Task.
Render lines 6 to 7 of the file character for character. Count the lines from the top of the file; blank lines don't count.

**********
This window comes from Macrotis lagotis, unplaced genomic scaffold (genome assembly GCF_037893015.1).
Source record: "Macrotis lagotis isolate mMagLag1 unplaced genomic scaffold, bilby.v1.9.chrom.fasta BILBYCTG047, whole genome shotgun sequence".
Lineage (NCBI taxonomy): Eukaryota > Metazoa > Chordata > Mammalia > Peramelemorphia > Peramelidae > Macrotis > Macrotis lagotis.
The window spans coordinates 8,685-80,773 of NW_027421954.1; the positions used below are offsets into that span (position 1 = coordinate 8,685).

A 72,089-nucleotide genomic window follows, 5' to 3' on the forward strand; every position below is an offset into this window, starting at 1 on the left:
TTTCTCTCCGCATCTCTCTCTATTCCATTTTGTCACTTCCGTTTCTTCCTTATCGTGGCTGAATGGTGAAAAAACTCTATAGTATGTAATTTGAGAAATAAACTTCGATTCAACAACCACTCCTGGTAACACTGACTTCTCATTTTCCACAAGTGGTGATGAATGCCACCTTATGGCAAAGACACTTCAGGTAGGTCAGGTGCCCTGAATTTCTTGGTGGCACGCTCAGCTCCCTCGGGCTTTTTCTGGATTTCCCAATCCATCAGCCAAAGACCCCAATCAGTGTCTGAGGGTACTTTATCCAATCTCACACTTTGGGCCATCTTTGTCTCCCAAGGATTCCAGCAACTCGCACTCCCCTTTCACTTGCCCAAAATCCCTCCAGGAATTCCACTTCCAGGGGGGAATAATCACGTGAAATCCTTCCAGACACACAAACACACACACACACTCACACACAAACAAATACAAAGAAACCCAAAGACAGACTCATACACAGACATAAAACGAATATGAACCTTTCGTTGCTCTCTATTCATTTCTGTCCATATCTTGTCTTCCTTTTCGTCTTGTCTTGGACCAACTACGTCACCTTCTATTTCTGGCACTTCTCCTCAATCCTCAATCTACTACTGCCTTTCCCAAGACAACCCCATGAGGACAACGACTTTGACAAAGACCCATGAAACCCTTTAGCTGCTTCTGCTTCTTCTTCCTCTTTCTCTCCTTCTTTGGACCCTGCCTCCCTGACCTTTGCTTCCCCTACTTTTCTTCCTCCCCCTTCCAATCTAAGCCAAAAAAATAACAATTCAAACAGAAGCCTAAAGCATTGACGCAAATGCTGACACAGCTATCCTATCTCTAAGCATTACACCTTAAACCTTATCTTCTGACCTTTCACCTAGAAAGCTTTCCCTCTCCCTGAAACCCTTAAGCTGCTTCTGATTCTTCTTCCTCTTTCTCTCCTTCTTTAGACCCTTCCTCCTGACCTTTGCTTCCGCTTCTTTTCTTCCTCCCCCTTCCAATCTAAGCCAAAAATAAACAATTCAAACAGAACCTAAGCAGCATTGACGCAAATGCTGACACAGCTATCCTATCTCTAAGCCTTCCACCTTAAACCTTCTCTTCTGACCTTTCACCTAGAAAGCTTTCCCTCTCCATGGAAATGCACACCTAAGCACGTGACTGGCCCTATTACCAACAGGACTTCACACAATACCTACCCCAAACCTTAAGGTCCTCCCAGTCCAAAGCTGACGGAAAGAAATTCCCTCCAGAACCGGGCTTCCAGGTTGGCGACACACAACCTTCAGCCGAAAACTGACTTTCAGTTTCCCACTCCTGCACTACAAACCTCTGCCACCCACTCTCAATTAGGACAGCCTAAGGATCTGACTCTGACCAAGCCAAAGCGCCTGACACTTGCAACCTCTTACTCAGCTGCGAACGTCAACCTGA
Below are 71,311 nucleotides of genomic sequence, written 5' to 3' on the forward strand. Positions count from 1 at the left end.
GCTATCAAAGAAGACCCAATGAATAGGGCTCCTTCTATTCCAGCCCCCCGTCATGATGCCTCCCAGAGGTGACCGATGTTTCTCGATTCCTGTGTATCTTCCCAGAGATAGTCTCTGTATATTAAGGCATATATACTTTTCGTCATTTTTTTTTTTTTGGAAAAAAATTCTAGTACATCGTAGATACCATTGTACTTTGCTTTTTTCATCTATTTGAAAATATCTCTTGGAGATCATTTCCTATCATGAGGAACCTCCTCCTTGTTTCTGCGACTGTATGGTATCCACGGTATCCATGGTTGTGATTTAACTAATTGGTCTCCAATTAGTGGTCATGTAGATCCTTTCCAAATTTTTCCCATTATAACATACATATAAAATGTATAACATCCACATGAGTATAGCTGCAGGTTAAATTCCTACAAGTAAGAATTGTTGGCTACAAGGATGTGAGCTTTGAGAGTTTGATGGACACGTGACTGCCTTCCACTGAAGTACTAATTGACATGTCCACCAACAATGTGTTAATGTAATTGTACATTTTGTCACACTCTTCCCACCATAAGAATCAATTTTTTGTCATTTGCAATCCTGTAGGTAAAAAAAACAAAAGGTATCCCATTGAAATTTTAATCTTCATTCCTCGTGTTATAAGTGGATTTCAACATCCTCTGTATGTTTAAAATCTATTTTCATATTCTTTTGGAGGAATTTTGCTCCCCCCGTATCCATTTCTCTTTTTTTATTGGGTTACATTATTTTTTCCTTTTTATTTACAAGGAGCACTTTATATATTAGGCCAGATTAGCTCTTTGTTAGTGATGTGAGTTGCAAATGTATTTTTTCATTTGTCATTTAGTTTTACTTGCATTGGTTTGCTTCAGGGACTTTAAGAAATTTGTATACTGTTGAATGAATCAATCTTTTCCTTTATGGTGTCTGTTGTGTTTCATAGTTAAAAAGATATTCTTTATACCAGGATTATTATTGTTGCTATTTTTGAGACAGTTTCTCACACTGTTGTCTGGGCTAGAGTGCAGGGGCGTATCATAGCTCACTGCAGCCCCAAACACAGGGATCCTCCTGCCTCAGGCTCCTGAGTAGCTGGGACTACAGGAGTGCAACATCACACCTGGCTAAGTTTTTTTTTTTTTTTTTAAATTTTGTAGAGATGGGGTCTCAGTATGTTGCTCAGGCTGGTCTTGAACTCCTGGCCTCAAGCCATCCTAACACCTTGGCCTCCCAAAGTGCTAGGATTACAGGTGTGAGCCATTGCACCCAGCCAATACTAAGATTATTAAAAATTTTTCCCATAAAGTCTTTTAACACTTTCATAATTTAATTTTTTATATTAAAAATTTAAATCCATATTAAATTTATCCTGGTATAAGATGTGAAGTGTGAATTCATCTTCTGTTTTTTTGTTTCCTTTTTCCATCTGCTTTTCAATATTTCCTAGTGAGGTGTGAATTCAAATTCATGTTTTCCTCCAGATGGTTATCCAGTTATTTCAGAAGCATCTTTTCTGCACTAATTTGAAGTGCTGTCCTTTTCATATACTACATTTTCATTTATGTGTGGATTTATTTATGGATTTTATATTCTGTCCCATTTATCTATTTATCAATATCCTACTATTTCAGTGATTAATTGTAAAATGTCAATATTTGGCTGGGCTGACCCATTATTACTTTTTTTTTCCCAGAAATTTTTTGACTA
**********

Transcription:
TTTCTCTCCGCATCTCTCTCTATTCCATTTTGTCACTTCCGTTTCTTCCTTATCGTGGCTGAATGGTGAAAAAACTCTATAGTATGTAATTTGAGAAATAAACTTCGATTCAACAACCACTCCTGGTAACACTGACTTCTCATTTTCCACAAGTGGTGATGAATGCCACCTTATGGCAAAGACACTTCAGGTAGGTCAGGTGCCCTGAATTTCTTGGTGGCACGCTCAGCTCCCTCGGGCTTTTTCTGGATTTCCCAATCCATCAGCCAAAGACCCCAATCAGTGTCTGAGGGTACTTTATCCAATCTCACACTTTGGGCCATCTTTGTCTCCCAAGGATTCCAGCAACTCGCACTCCCCTTTCACTTGCCCAAAATCCCTCCAGGAATTCCACTTCCAGGGGGGAATAATCACGTGAAATCCTTCCAGACACACAAACACACACACACACTCACACACAAACAAATACAAAGAAACCCAAAGACAGACTCATACACAGACATAAAACGAATATGAACCTTTCGTTGCTCTCTATTCATTTCTGTCCATATCTTGTCTTCCTTTTCGTCTTGTCTTGGACCAACTACGTCACCTTCTATTTCTGGCACTTCTCCTCAATCCTCAATCTACTACTGCCTTTCCCAAGACAACCCCATGAGGACAACGACTTTGACAAAGACCCATGAAACCCTTTAGCTGCTTCTGCTTCTTCTTCCTCTTTCTCTCCTTCTTTGGACCCTGCCTCCCTGACCTTTGCTTCCCCTACTTTTCTTCCTCCCCCTTCCAATCTAAGCCAAAAAAATAACAATTCAAACAGAAGCCTAAAGCATTGACGCAAATGCTGACACAGCTATCCTATCTCTAAGCATTACACCTTAAACCTTATCTTCTGACCTTTCACCTAGAAAGCTTTCCCTCTCCCTGAAACCCTTAAGCTGCTTCTGATTCTTCTTCCTCTTTCTCTCCTTCTTTAGACCCTTCCTCCTGACCTTTGCTTCCGCTTCTTTTCTTCCTCCCCCTTCCAATCTAAGCCAAAAATAAACAATTCAAACAGAACCTAAGCAGCATTGACGCAAATGCTGACACAGCTATCCTATCTCTAAGCCTTCCACCTTAAACCTTCTCTTCTGACCTTTCACCTAGAAAGCTTTCCCTCTCCATGGAAATGCACACCTAAGCACGTGACTGGCCCTATTACCAACAGGACTTCACACAATACCTACCCCAAACCTTAAGGTCCTCCCAGTCCAAAGCTGACGGAAAGAAATTCCCTCCAGAACCGGGCTTCCAGGTTGGCGACACACAACCTTCAGCCGAAAACTGACTTTCAGTTTCCCACTCCTGCACTACAAACCTCTGCCACCCACTCTCAATTAGGACAGCCTAAGGATCTGACTCTGACCAAGCCAAAGCGCCTGACACTTGCAACCTCTTACTCAGCTGCGAACGTCAACCTGA
Below are 71,311 nucleotides of genomic sequence, written 5' to 3' on the forward strand. Positions count from 1 at the left end.